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California Bike Lanes May Be Exempted From Environmental Review

If Gov. Jerry Brown signs AB 2245, a bill which will exempt bike lanes from the CA Environmental Quality Act until 2018, opponents of these lanes will be deprived of a major tool to delay these projects that may accompany controversial 'road diets'.
September 8, 2012, 7am PDT | Irvin Dawid
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Aaron Bialick explains the significance of the bill, written by Assemblyman Cameron Smyth, R-LA County, that crosses traditional party lines to encroach upon the sanctity (for the environmental community) of the embattled California Environmental Quality Act (CEQA).

"When traffic lanes are removed to make room for bike lanes, CEQA typically requires planners to measure impacts using the car-centric formula known as Level of Service. That would change under the new bill. As the California Bicycle Coalition explains, "AB 2245 essentially requires cities to examine the same environmental impacts for bike lane projects as under CEQA, but in a much more streamlined and cost-effective fashion"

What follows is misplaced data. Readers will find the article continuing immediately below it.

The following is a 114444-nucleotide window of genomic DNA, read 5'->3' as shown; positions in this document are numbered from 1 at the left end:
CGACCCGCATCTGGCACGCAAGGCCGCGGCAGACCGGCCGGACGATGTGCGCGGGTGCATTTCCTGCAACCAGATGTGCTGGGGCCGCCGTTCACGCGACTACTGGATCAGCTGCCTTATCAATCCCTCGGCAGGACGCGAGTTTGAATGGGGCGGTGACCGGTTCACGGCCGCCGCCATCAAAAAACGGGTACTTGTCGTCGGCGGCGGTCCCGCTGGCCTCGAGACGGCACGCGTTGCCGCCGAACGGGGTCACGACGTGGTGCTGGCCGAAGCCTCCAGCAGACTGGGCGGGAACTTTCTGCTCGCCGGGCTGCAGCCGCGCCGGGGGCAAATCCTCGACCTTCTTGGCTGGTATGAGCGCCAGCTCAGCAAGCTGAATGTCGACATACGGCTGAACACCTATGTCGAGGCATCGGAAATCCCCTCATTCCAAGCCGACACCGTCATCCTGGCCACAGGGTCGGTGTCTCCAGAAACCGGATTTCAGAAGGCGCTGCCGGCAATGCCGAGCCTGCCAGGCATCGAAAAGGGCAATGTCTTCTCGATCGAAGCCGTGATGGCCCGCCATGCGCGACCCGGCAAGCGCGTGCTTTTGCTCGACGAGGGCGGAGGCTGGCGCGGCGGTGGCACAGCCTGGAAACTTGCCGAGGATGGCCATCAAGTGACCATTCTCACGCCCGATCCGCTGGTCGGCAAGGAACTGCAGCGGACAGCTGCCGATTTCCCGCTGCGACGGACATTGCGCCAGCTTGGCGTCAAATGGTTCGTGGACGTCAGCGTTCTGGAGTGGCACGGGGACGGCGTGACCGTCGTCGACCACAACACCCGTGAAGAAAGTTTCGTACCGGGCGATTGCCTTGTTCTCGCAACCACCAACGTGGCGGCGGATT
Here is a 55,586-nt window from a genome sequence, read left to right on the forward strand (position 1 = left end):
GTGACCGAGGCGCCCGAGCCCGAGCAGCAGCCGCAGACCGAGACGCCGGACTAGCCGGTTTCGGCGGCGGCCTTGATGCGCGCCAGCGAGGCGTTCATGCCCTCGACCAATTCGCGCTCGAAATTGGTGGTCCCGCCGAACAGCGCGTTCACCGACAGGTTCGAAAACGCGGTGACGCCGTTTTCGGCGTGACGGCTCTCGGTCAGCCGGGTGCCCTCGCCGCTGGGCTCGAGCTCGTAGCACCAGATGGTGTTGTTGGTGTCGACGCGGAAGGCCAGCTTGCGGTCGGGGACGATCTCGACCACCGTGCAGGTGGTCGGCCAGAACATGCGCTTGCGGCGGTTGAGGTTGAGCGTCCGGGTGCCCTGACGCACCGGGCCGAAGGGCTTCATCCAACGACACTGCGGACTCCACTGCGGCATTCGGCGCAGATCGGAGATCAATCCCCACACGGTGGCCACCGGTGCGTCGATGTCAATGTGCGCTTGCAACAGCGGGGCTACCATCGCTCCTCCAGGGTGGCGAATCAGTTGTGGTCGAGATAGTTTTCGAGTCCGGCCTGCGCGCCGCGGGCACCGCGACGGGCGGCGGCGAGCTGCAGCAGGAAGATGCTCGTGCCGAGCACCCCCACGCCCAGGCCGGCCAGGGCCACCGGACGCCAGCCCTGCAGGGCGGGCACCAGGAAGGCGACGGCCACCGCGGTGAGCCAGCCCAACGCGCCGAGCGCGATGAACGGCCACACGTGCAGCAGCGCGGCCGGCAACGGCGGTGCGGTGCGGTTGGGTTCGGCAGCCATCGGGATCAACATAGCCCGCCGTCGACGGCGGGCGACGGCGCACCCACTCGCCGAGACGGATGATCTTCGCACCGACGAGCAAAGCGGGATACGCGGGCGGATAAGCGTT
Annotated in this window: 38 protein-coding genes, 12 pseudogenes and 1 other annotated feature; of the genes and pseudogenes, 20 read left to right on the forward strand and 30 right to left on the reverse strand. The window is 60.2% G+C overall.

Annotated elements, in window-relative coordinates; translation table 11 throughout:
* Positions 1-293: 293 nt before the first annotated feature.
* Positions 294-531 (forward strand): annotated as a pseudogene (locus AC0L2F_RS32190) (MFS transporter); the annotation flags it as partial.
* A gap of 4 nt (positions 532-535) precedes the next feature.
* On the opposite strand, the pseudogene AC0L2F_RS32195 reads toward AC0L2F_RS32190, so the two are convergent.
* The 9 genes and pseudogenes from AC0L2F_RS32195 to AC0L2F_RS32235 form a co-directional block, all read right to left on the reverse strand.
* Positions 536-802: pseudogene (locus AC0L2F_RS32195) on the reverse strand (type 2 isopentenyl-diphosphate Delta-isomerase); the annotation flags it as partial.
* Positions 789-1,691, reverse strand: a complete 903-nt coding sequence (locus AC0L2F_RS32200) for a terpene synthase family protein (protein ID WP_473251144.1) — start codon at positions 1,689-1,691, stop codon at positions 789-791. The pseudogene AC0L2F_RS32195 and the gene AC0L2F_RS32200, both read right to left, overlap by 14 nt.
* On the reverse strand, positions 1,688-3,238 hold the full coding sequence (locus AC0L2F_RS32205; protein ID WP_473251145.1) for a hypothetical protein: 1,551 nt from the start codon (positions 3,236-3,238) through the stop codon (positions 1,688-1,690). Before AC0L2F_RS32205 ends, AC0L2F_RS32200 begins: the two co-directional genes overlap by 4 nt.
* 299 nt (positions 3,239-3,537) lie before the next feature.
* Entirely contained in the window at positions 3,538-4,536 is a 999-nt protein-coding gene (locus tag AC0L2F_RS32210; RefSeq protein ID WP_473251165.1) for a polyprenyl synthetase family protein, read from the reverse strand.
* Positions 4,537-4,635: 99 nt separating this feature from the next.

According to the CBC, "CEQA review for bike lanes can take anywhere from 12 to 18 months to complete, often costing more than the actual project on the ground. These timelines and costs deter many cities from the robust implementation of needed and necessary bike networks."

Surprisingly, a major supporter for the bill is none other than the Automobile Club of Southern California who are quoted in the Aug. 15 legislative analysis: "The encouragement of greater bicycling as a viable mode of transportation through the provision of these facilities should provide a net environmental benefit."

Also quoted is the California Chamber of Commerce, an organization known for its ability to "kill" legislation. "Additional bikeways will promote tourism and benefit the residents of the area where the project will take place", they write.

Opposing the bill is the United Transportation Union, representing many bus drivers throughout the state.

"The addition of Class II bikeway projects, undertaken by a city, county, or a city and county within an existing right-of-way, to the exemptions of current CEQA requirements, creates an unsafe condition for all motorists and bike riders in California", they write.

To read the bill, see the enrolled text: "This bill would, until January 1, 2018, exempt from CEQA the restriping of streets and highways for bicycle lanes in an urbanized area that is consistent with a prepared bicycle transportation plan..."

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Published on Wednesday, August 29, 2012 in Streetsblog San Francisco
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